Short Course Description
The post-World War I territorial states that emerged on the ruins of the Ottoman Empire and out of French North Africa were based on a particularly doctrine of state nationalism which emphasized Arab and Turkish ethnicity. Modern Iran had a different trajectory, but also gave greater emphasis on Persian ethnicity as the core of the nation-state. Minority ethno-linguistic and religious communities were expected to assimilate into the dominant, ?enlightened? polities being fashioned, or face the consequences. This course will examine the efforts by Middle Eastern states to subsume their minorities into this dominant paradigm, and the various responses of the subordinate groups. Special attention will be devoted to the Kurds and Berbers, the two largest ethno-linguistic communities in the region that have not achieved self-determination, particularly in light of their newly assertive identity movements in recent years.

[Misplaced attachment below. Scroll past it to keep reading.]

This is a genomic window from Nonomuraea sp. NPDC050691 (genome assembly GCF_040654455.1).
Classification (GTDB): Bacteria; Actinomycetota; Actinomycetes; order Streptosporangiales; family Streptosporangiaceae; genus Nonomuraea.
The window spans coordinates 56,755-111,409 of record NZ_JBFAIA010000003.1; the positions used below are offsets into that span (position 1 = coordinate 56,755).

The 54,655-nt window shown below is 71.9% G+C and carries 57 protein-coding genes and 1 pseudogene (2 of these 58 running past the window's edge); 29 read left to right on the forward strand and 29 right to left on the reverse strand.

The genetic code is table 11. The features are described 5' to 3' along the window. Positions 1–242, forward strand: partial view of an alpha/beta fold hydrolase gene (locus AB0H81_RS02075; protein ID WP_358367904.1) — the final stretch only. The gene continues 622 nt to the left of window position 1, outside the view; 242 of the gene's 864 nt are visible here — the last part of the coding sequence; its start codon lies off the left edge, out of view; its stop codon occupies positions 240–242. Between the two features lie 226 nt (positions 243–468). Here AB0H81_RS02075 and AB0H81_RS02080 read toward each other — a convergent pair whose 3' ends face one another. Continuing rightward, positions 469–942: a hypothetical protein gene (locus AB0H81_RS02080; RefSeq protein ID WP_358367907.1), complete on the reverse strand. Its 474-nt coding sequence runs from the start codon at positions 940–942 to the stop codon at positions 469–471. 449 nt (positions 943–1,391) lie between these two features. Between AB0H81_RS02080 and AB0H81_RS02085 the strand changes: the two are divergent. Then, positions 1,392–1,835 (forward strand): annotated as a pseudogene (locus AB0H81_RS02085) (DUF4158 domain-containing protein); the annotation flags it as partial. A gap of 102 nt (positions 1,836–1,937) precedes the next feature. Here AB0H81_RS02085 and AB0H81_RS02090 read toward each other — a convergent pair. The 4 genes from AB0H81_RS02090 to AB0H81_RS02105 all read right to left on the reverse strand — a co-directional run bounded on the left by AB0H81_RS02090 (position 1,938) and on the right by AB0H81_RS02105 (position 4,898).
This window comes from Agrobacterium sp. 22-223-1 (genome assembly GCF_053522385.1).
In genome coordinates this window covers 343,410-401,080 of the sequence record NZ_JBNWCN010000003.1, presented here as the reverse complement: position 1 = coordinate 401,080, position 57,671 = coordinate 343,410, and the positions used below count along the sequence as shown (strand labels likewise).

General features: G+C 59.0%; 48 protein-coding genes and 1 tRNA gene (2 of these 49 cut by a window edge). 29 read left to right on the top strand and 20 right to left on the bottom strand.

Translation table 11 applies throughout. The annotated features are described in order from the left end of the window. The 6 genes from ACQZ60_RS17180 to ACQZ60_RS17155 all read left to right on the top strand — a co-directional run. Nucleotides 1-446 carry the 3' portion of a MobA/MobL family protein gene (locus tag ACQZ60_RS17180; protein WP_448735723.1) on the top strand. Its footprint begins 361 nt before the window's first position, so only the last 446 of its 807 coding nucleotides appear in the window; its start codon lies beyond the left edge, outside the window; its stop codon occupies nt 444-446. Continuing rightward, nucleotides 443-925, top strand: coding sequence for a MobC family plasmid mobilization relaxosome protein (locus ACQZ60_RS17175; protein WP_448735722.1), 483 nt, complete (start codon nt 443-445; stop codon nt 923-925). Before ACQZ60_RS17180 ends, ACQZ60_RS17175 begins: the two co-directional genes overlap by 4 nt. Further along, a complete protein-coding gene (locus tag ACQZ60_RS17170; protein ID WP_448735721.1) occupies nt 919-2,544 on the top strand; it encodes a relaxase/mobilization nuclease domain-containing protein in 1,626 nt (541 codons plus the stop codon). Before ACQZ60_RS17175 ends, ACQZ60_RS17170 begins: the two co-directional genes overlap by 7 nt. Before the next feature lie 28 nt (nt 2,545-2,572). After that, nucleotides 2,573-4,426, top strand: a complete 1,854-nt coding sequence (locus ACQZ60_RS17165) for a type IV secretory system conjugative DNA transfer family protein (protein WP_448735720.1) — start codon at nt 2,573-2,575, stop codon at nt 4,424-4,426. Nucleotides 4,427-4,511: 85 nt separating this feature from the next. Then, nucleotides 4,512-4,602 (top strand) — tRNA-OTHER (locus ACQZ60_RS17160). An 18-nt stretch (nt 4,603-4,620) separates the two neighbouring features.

Full syllabus will be available to registered students only